The gabbai's eyes moved rapidly across the familiar faces of the men packed into shul on this sunny Shabbos morning. Shloime Kaufman, the gabbai, had been going through this routine for the past twenty years, looking out over the congregation and glancing, face by face, at his many friends and neighbors — a world of warm-hearted people with whom he shared his life.
Choosing a few each week for aliyos was a job that came with its difficulties, but it also gave him the weekly opportunity to count these blessings. This secure, contented world in which he found himself was all the more precious because, by any law of logic or probability, it should never have come into existence.
The world Mr. Kaufman had known as a child and young man in Poland had been erased. It had collapsed all around him, snuffing out the lives of his loved ones. At the time, he had thought that surely the few survivors who managed to emerge from the rubble alive would be left with nothing — no yeshivos, no shuls, no gedolim to guide them.
And yet, here he was, the grandfather of a beautiful, Torah-observant family, the gabbai of a thriving shul, surrounded by friends and family. Better to relish the miracle of the present than think too much about the searing pain of the past.
Mr. Kaufman scanned the rows of men as the Torah was removed from the ark. His eyes rested upon an unfamiliar face, a man about his own age with a short grey beard. He hadn't seen him in shul before. He surmised that he must be a guest. But there was something very familiar about this face. Suddenly, the man's features and expression jarred loose a powerful flash of recognition in Mr. Kaufman's mind.
It was Menachem Reiner, his closest childhood friend. It was Menachem, the boy with whom he had grown up in their small Polish shtetl, with whom he had attended yeshivah in Bialystock. It was Menachem, the young man to whom he had clung, and who had clung to him, as they began their cattle-car journey into the fearsome blackness of Auschwitz . They had promised each other to stick together, they had given each other courage and hope. Bearing the numbers the Nazis had tattooed on their arms, they had found in each other the strength to hold onto their humanity and resist becoming only numbers. They had vowed to help each other survive, both in body and soul. And they did survive, Boruch Hashem.
But when the war ended, each went his own way, eager to begin anew. For sanity's sake, they each tucked the past away into a deep, locked box that would be opened only on rare occasions. Menachem had settled in Israel , and Shloime Kaufman had obtained a visa for America .
Consumed with creating a future and healing the wounds of the past, they had lost touch with each other. That was forty-two years ago. Now, with unbelieving eyes and trembling hands, Mr. Kaufman beheld the unmistakable face of his friend once again.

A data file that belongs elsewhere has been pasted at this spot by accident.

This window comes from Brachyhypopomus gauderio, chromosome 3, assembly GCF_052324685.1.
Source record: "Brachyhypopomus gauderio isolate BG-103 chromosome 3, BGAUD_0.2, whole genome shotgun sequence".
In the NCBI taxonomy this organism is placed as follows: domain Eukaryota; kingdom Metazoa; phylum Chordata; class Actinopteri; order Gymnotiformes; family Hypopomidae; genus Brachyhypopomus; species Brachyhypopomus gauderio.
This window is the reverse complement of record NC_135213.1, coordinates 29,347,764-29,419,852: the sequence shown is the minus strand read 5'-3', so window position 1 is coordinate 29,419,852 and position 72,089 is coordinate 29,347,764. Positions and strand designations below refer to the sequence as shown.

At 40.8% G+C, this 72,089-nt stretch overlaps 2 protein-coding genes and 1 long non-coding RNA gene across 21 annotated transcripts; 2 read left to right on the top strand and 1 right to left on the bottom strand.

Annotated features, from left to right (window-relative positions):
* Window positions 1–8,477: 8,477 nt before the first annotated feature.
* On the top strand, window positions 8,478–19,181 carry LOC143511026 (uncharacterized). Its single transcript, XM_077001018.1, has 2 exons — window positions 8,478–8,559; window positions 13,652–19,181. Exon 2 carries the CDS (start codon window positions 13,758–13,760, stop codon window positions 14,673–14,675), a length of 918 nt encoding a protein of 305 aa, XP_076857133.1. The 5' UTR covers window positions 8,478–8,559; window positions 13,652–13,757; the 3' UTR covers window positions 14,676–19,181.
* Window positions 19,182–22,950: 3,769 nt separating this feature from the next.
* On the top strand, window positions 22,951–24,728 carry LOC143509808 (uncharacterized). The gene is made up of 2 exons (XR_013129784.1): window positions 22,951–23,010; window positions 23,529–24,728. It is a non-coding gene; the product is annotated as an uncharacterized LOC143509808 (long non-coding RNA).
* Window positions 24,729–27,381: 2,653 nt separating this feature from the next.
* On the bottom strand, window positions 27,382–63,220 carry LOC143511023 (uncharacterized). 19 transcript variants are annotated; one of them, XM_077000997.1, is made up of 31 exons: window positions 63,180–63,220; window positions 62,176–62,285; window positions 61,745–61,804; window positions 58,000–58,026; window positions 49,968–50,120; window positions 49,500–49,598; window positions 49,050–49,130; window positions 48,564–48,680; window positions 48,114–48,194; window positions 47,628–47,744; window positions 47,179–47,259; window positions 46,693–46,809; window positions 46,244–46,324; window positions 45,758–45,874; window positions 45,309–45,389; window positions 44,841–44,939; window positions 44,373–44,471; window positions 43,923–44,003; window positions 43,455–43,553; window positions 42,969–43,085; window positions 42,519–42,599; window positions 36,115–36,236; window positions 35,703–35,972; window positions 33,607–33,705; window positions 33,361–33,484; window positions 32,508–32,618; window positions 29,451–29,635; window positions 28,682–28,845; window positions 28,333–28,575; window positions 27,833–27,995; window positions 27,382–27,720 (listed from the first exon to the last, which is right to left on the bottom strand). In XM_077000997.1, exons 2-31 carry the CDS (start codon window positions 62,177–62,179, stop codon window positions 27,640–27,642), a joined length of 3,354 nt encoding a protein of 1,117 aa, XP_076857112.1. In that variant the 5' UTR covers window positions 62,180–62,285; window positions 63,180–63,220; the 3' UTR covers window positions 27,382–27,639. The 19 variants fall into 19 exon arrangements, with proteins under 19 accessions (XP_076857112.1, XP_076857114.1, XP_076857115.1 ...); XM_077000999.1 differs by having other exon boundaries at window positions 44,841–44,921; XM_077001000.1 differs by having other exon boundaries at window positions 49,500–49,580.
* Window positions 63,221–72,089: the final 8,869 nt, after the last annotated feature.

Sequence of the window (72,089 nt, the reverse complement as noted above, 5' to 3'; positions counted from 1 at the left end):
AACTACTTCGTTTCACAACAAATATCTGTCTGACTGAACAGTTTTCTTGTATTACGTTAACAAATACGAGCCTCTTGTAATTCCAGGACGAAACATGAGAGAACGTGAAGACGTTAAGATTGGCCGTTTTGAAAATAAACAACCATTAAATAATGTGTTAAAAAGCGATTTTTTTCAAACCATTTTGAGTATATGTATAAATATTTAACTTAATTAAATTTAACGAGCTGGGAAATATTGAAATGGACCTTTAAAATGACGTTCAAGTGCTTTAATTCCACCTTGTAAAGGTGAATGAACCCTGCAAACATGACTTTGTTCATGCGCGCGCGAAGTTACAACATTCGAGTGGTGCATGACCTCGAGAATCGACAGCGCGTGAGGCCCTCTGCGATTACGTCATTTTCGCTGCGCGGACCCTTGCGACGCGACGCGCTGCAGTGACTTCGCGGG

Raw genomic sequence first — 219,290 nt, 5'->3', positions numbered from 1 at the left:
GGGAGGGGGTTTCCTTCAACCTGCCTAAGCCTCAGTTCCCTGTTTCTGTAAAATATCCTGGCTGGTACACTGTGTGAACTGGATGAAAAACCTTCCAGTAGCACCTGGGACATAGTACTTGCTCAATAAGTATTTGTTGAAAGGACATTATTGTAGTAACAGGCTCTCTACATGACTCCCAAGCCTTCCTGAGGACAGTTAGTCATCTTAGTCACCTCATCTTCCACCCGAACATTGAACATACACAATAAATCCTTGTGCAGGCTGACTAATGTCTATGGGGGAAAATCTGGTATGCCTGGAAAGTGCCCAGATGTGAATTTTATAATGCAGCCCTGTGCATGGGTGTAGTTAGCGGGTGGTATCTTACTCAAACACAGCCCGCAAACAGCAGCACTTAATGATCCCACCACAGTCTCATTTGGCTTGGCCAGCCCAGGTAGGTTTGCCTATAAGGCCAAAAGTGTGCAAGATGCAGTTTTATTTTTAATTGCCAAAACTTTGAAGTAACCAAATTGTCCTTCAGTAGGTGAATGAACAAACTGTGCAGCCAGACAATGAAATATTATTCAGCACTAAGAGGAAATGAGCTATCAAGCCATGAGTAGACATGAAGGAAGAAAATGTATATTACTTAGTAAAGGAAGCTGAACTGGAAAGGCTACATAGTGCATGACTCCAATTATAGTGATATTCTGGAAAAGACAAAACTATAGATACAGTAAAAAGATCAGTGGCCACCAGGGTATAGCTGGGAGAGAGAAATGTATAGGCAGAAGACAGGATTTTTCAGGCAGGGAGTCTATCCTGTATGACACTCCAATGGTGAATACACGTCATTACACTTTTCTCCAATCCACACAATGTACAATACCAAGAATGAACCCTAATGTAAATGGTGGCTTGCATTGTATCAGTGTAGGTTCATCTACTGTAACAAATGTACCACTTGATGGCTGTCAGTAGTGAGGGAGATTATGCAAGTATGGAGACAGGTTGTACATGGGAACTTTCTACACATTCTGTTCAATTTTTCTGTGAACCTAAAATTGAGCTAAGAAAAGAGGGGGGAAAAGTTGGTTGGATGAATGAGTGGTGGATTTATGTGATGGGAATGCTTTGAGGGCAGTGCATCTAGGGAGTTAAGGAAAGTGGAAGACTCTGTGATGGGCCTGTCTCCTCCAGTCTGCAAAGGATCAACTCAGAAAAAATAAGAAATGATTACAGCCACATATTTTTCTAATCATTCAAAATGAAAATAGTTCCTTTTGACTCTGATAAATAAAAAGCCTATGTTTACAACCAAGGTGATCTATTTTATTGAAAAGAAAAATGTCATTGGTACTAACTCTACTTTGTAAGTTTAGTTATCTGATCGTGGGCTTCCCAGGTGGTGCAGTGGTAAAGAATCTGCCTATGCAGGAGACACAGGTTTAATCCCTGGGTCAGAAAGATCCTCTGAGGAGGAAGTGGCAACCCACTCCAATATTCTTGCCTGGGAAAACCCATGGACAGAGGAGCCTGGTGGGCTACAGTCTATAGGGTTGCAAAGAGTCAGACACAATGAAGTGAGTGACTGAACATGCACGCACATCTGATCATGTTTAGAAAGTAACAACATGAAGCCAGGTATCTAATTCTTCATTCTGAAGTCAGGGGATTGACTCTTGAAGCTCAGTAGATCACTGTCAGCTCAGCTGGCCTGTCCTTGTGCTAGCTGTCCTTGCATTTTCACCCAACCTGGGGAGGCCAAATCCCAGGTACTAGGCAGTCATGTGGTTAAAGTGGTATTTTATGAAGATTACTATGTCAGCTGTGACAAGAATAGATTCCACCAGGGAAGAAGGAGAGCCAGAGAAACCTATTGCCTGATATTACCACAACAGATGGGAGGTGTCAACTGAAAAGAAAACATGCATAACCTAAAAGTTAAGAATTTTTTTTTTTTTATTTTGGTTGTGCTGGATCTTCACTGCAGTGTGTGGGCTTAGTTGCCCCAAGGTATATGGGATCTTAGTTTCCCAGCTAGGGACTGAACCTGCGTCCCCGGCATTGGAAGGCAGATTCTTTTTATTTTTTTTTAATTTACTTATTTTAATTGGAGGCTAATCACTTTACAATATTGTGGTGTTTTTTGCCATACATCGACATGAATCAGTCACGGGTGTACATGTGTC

Shlomie decided in his mind: Menachem Reiner would get the sixth aliyah. As the Torah reading began, the gabbai felt as if his heart could not be contained in his chest. He wanted to leap across the rows of men and fall upon his friend in a mighty embrace. "This must be how Yosef felt when he finally saw his brother Binyamin," he thought to himself. "All these years!"
Nevertheless, he clamped a tight lid on his emotions and performed his duty, calling up each aliyah with the traditional chant of "Ya'amod" followed by the honoree's Hebrew name. By the fifth aliyah, however, beads of sweat were sparkling on his forehead and tears were welling up in his eyes. He prayed that when the time came to call up number six, his voice would be able to break free of his tight throat.
There was no need to ask Menachem his name because he could never forget Menachem ben Yehoshua. For the first time, he began to wonder — how would Menachem react when they came face to face?
It was time to call him up, but Mr. Kaufman could not open his mouth. There were no words fit for this moment. All the suffering locked away in that figurative box was now out in the open, laid out before his eyes, and it was too much to bear.
The congregation began murmuring and looking toward Mr. Kaufman, fearing that the pale, trembling man was becoming ill. A deep cry rose up inside the gabbai — a cry to Hashem that contained in its broken sound all of His children's cries of anguish. Mr. Kaufman turned in the direction of his friend and at last found his voice.
"Yaamod, 57200148!" he called. The baffled men in the shul did not understand what had happened. What was this number? What had become of Mr. Kaufman? But in the back of the room, one man understood completely. The number was Menachem's number, tattooed on his arm as a lifetime reminder of the darkest period of Jewish history, the epic tragedy of his people which he had witnessed with his own eyes.
The entire shul sat in stony silence as Menachem moved slowly toward the bimah. Finally, as they saw him approaching his long-lost brother, they understood the scene that was unfolding in front of them. Menachem needed no introduction. With tears coursing down his face, he cried out, "Shloimele! Shloimele! Is it really you?"
"Yes, Menachem, it's really me!" Mr. Kaufman answered, embracing his friend. They wept into each other's shoulders, rocking gently. "Ay, ay, ay, ay, ay," Mr. Kaufman breathed. Words were powerless to carry his chaotic emotions.
The entire shul sat spellbound, witnessing a moment that could have melted a heart made of iron. As these two men stood together, living witnesses to the Jewish people's miraculous survival, it seemed that the Heavens had opened up to declare, through them, that Hashem would never forsake His people. Am Yisrael Chai! The Jewish nation is alive, and Torah has been rebuilt in America . The Holocaust survivors who came to America planted the seeds, and it is up to us to reap the fruits of their labor and continue their legacy. (From, Stories for the Jewish Heart - Book 2 R. Binyomin Pruzansky)